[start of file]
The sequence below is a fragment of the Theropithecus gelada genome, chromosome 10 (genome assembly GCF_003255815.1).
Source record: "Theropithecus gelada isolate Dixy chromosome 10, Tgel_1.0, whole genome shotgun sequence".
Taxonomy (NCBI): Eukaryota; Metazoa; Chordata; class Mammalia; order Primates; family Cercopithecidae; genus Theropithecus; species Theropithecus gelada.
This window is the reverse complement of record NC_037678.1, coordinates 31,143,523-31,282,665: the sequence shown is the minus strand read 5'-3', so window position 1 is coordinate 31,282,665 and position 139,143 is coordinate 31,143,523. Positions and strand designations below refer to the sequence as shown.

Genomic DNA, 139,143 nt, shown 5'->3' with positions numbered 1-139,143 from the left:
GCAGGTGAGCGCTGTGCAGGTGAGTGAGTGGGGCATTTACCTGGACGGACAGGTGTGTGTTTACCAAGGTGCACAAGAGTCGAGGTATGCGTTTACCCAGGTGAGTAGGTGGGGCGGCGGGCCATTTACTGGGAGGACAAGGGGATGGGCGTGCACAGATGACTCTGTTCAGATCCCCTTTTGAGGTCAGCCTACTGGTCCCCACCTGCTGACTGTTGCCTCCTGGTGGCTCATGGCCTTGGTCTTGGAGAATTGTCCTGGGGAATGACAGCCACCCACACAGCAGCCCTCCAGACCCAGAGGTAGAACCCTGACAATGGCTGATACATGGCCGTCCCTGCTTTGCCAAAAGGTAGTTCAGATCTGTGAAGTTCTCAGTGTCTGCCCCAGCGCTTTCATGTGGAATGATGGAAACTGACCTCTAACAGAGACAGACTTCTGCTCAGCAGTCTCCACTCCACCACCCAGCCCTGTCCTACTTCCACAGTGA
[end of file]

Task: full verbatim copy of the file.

The sequence below is a fragment of the Theropithecus gelada genome, chromosome 10 (genome assembly GCF_003255815.1).
Source record: "Theropithecus gelada isolate Dixy chromosome 10, Tgel_1.0, whole genome shotgun sequence".
Taxonomy (NCBI): Eukaryota; Metazoa; Chordata; class Mammalia; order Primates; family Cercopithecidae; genus Theropithecus; species Theropithecus gelada.
This window is the reverse complement of record NC_037678.1, coordinates 31,143,523-31,282,665: the sequence shown is the minus strand read 5'-3', so window position 1 is coordinate 31,282,665 and position 139,143 is coordinate 31,143,523. Positions and strand designations below refer to the sequence as shown.

Genomic DNA, 139,143 nt, shown 5'->3' with positions numbered 1-139,143 from the left:
GCAGGTGAGCGCTGTGCAGGTGAGTGAGTGGGGCATTTACCTGGACGGACAGGTGTGTGTTTACCAAGGTGCACAAGAGTCGAGGTATGCGTTTACCCAGGTGAGTAGGTGGGGCGGCGGGCCATTTACTGGGAGGACAAGGGGATGGGCGTGCACAGATGACTCTGTTCAGATCCCCTTTTGAGGTCAGCCTACTGGTCCCCACCTGCTGACTGTTGCCTCCTGGTGGCTCATGGCCTTGGTCTTGGAGAATTGTCCTGGGGAATGACAGCCACCCACACAGCAGCCCTCCAGACCCAGAGGTAGAACCCTGACAATGGCTGATACATGGCCGTCCCTGCTTTGCCAAAAGGTAGTTCAGATCTGTGAAGTTCTCAGTGTCTGCCCCAGCGCTTTCATGTGGAATGATGGAAACTGACCTCTAACAGAGACAGACTTCTGCTCAGCAGTCTCCACTCCACCACCCAGCCCTGTCCTACTTCCACAGTGA